This is a fun game for active children.  You will need a big area where all the children can spread out.  When the caller (known as the Fish Gobbler) shouts, “Ship,” all the children run towards the wall to which he points.  On the shout “Shore,” they quickly change directions and run toward the opposite wall.  On the signal “Fish Gobbler,” the kids quickly drop to the floor on their stomachs and like arms, legs, or bodies together with one or more friends.  The Fish Gobbler moves around the room with arms outstretched like a big bird swimming toward the other players not touching them.  The children are all “safe” as long as they are all physically linked together.  Once the Fish Gobbler sees that everyone is linked to someone else, the signal “Rescue” is called.  At this moment all the children jump to their feet, joining hands, and yell “Yah,” raising their joined hands over their heads.  The game ends when the children are ready to move on to another game. Other calls could be added, such as “Sardines” (everyone runs to a central point to make the tightest group possible by either lying on the floor or forming a giant standing hug); “Fishermen All” (everyone sits on someone else’s knee or knees).

This game can be adopted for playing in a swimming pool.  Instead of running to the wall, they can swim to the wall, and join hands and legs while trying to float on the water.


 

Beachless Beach Party

Longhorn Council

You may want to combine this with a Raingutter Regatta and/or family picnic.

PREPARATION:

You should have two or more beaches, depending on the size of your group. For the pack meeting, each den can have a beach--part of the decorations can be done at the den meetings. If this beach party is for the den only, each family can have a beach, or combine families. Name the beaches like Palm Beach, Santa Cruz Beach, Waikiki Beach, etc.

Have each den decorate its beach – they should use their imaginations. They could choose a theme for their beach, such as palm leaves for Palm Beach. Arrange some chairs, umbrellas. If the meeting is held outside, add benches and picnic tables.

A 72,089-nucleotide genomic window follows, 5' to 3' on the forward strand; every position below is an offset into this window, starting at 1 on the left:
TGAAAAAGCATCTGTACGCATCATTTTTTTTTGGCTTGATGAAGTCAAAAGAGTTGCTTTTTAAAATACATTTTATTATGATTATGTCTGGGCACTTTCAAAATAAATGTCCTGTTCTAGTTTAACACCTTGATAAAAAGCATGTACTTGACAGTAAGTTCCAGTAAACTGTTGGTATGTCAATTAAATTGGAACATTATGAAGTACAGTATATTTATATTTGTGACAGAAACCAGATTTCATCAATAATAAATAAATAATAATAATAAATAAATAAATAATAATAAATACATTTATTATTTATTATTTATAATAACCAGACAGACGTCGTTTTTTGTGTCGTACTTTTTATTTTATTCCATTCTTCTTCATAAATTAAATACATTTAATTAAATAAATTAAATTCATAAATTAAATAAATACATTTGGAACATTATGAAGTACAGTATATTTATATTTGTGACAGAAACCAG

At your planning meeting have dens and leaders and whoever wants) pick games to run on the day of the event.  Some ideas for games for your Beachless Beach Party are -

Swimming Race: One player from each beach. Each player should have before him a deep pie pan filled to the brim with water, with four or five Lifesavers at the bottom. He must get these candy pieces out with his mouth. His hands must be behind him.

High Dive: One player from each beach. Each is provided with a pitcher of water. On the floor at their feet is an empty tumbler. The player has to stand and try to fill the tumbler. The player who gets the most water into the tumbler wins. In case of a tie, time is taken into consideration.

A Clam Dig: This is a team game. A box of sand will be necessary. Hide 10 small clam (or other) shells or peanuts in the sand for each team. Give each team a spoon and a bowl. Give a signal to go, first player runs across the room to the sand pile, digs out one clam (or peanut), puts it in his team’s bowl, and returns. Next player does the same.  Keep going until all ten are found.

Sailboat Race: Stretch as many strings across the room as you have teams. On each string, place a paper cone. Each player is a to blow his boat from one end of the string to the other end. He then pushes the cone back with his hand to the starting point for the next player. The game proceeds in a relay fashion.

Snorkel Race: You will need a pair of old swimming flippers for each team. If you can’t find them, use pairs of large size shoes and limit the race to children. Set a turning point at a short distance for each team. Run the course in a relay fashion.